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Frontline Forum Part 3: Topical Therapy for Corticosteroid-Responsive Dermatoses

Publication
Article
Dermatology TimesDermatology Times, Topical Therapy for Corticosteroid-Responsive Dermatoses, November 2023 (Vol. 44. Supp. 06)
Volume 44
Issue 06

Experts discuss enhancing patient outcomes, comparing clobetasol cream concentrations, and more.

Read part 1 here.

Read part 2 here.

Comparing Clobetasol Cream Concentrations

How does clobetasol cream 0.05% compare with clobetasol cream 0.025%? Both formulations use cream as the vehicle, but the 0.025% concentration is half that of the 0.05% concentration. Efficacy was shown to be the same at day 15. However, the hypothalamic-pituitary-adrenal (HPA) axis suppression was significantly less with the 0.025% concentration. Therefore, using half the concentration of clobetasol leads to similar efficacy as the higher concentration with less concern for HPA axis suppression.

“I don’t lose sleep over my concern of HPA axis suppression. However, with this data, you kind of would put it in a package. I do lose sleep over potential atrophy or especially over striae. So now we have a drug that’s offering me half of the active ingredient, half of the exposure, which although we’re not seeing the studies here, we are seeing the systemic exposure study. We’re seeing that there’s half the amount of drug. So I would hope that that would potentially lead to a minimized potential for the cutaneous manifestations,” Linda Stein Gold, MD, said. This example highlights the need for clinicians to be very familiar with efficacy data, even with medications that use the same vehicle but have different concentrations.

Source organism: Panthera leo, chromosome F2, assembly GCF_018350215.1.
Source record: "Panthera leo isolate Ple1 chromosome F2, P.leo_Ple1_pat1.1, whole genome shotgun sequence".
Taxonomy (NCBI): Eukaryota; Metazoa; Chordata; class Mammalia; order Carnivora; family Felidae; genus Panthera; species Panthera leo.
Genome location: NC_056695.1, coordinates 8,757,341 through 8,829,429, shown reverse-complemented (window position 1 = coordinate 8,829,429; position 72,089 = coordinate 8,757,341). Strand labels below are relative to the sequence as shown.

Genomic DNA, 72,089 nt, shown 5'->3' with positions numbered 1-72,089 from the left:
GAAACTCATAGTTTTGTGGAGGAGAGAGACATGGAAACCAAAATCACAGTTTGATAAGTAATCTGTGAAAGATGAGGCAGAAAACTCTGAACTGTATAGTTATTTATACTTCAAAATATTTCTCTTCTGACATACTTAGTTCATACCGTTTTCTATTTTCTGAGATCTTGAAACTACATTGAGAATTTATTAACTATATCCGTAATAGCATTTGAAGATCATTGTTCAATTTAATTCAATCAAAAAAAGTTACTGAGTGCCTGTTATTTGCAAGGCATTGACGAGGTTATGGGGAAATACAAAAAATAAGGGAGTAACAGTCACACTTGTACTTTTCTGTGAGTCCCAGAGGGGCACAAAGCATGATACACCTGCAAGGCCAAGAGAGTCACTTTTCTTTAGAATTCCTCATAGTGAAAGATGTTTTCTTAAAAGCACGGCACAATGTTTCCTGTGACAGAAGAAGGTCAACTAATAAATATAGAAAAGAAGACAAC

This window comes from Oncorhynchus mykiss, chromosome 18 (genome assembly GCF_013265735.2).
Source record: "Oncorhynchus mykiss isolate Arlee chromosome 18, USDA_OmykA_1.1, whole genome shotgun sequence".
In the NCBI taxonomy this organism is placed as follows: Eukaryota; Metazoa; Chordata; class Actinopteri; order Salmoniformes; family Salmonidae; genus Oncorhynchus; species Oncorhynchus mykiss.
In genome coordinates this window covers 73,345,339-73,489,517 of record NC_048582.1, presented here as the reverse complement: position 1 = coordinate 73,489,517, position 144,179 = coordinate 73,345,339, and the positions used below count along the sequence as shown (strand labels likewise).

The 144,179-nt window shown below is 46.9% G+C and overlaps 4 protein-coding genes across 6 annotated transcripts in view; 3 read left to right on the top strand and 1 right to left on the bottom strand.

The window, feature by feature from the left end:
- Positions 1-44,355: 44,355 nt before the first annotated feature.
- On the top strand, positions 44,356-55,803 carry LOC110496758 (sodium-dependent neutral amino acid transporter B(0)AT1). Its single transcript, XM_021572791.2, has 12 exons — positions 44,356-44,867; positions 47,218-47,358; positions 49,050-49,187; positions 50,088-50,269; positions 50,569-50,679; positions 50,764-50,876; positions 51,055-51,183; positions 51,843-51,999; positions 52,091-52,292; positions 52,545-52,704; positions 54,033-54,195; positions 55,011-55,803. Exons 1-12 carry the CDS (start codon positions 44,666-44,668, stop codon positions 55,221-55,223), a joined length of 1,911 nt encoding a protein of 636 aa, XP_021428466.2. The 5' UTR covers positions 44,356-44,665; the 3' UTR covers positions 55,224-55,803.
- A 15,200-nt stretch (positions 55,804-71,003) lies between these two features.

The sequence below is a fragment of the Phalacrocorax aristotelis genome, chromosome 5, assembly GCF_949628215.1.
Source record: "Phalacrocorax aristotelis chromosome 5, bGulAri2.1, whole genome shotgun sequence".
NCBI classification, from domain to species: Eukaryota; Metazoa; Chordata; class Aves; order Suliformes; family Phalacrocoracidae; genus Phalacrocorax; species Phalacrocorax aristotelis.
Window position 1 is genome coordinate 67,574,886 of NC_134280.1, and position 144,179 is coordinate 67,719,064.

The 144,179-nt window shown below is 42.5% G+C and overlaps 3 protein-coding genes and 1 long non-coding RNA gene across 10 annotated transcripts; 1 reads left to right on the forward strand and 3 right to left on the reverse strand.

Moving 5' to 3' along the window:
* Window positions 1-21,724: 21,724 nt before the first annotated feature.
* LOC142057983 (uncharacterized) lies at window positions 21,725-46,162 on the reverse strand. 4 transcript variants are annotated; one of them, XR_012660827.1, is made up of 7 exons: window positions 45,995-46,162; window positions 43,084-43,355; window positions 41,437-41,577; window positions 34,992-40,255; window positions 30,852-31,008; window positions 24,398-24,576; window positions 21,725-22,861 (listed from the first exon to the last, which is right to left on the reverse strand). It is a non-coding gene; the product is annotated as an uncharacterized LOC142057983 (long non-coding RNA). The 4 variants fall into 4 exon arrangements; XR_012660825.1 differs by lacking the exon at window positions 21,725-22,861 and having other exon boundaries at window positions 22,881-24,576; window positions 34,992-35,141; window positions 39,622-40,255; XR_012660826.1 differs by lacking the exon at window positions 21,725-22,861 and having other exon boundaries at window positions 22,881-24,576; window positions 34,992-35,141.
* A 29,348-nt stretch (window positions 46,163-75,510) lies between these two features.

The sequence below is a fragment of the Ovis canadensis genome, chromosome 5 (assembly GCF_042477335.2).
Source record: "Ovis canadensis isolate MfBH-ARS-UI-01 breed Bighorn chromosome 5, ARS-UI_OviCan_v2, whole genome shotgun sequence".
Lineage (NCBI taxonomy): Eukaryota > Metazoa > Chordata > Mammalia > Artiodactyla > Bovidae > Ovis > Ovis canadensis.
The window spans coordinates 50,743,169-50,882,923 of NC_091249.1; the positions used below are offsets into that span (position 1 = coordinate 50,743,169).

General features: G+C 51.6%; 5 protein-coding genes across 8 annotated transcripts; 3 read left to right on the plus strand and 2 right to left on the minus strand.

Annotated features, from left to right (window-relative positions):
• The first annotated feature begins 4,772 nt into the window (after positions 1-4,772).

Conclusions

The panelists provided a comprehensive overview of topical therapy approaches for corticosteroid-responsive dermatoses, discussing the roles of corticosteroids and nonsteroidal options. They highlighted their concerns regarding the adverse effects and limited clinical use of topical corticosteroids, and they also provided their thoughts on how medications can be useful and effective in practice.

They also had an in-depth discussion regarding topical therapy vehicles, formulations, and the importance of barrier dysfunction. “There’s a lot behind formulation and vehicle, which is why you do want to get a certain product, so you know exactly what it’s doing. It’s that particular chemical that makes a big, big difference in these different formulations. So that’s the secret sauce there,” Del Rosso said.

Real world, challenging cases were reviewed and highlighted the importance of vehicle and thoughtful strategies in using topical corticosteroids when limited by the FDA package insert mandating up to 2 weeks of continuous use only.

Additionally, the panelists shared pearls for the busy, practicing dermatologist, including how to counsel patients on topical corticosteroid use. They also highlighted the importance of patient education to combat misinformation that is rampant on social media. Additionally, the panelists agreed on the importance of barrier dysfunction in AD, noting patients should moisturize their skin every day to help decrease flares, repair barrier dysfunction, and ultimately lead to the need for less medication.

In listening to the panel, it is evident that it is an exciting time in the treatment of AD and psoriasis because many new topical agents have been released, with even more agents in the pipeline. Discussions such as this will help provide better care to their patients with inflammatory skin disease and ultimately lead to improved patient satisfaction.

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